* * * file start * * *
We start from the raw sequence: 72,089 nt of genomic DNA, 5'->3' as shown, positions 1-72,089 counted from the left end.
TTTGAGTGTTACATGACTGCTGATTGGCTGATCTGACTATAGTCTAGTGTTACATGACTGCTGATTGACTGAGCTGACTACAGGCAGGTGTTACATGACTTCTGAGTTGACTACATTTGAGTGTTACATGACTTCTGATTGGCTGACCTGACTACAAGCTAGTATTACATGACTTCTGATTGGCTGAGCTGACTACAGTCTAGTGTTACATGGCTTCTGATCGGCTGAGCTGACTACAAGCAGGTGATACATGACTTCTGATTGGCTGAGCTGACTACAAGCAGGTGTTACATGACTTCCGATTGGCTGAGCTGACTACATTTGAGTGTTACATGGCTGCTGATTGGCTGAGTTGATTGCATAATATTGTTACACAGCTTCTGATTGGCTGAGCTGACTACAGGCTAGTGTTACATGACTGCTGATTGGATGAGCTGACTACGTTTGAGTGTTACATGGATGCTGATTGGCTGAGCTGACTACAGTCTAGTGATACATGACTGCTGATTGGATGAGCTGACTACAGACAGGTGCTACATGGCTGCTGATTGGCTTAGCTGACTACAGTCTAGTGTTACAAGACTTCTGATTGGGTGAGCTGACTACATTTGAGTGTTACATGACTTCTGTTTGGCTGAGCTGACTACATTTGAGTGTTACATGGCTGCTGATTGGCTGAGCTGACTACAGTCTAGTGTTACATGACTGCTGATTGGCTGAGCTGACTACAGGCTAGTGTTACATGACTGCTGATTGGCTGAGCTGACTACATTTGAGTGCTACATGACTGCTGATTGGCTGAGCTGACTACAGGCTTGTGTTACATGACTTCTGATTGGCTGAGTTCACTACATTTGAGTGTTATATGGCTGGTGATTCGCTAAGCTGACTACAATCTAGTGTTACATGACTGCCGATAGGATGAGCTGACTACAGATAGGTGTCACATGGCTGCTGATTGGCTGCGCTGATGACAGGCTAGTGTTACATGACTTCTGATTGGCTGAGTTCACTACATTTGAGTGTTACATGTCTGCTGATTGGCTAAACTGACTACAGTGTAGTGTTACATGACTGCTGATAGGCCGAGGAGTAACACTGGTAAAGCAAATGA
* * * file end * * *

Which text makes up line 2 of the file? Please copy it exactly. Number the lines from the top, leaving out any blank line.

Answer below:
TTTGAGTGTTACATGACTGCTGATTGGCTGATCTGACTATAGTCTAGTGTTACATGACTGCTGATTGACTGAGCTGACTACAGGCAGGTGTTACATGACTTCTGAGTTGACTACATTTGAGTGTTACATGACTTCTGATTGGCTGACCTGACTACAAGCTAGTATTACATGACTTCTGATTGGCTGAGCTGACTACAGTCTAGTGTTACATGGCTTCTGATCGGCTGAGCTGACTACAAGCAGGTGATACATGACTTCTGATTGGCTGAGCTGACTACAAGCAGGTGTTACATGACTTCCGATTGGCTGAGCTGACTACATTTGAGTGTTACATGGCTGCTGATTGGCTGAGTTGATTGCATAATATTGTTACACAGCTTCTGATTGGCTGAGCTGACTACAGGCTAGTGTTACATGACTGCTGATTGGATGAGCTGACTACGTTTGAGTGTTACATGGATGCTGATTGGCTGAGCTGACTACAGTCTAGTGATACATGACTGCTGATTGGATGAGCTGACTACAGACAGGTGCTACATGGCTGCTGATTGGCTTAGCTGACTACAGTCTAGTGTTACAAGACTTCTGATTGGGTGAGCTGACTACATTTGAGTGTTACATGACTTCTGTTTGGCTGAGCTGACTACATTTGAGTGTTACATGGCTGCTGATTGGCTGAGCTGACTACAGTCTAGTGTTACATGACTGCTGATTGGCTGAGCTGACTACAGGCTAGTGTTACATGACTGCTGATTGGCTGAGCTGACTACATTTGAGTGCTACATGACTGCTGATTGGCTGAGCTGACTACAGGCTTGTGTTACATGACTTCTGATTGGCTGAGTTCACTACATTTGAGTGTTATATGGCTGGTGATTCGCTAAGCTGACTACAATCTAGTGTTACATGACTGCCGATAGGATGAGCTGACTACAGATAGGTGTCACATGGCTGCTGATTGGCTGCGCTGATGACAGGCTAGTGTTACATGACTTCTGATTGGCTGAGTTCACTACATTTGAGTGTTACATGTCTGCTGATTGGCTAAACTGACTACAGTGTAGTGTTACATGACTGCTGATAGGCCGAGGAGTAACACTGGTAAAGCAAATGA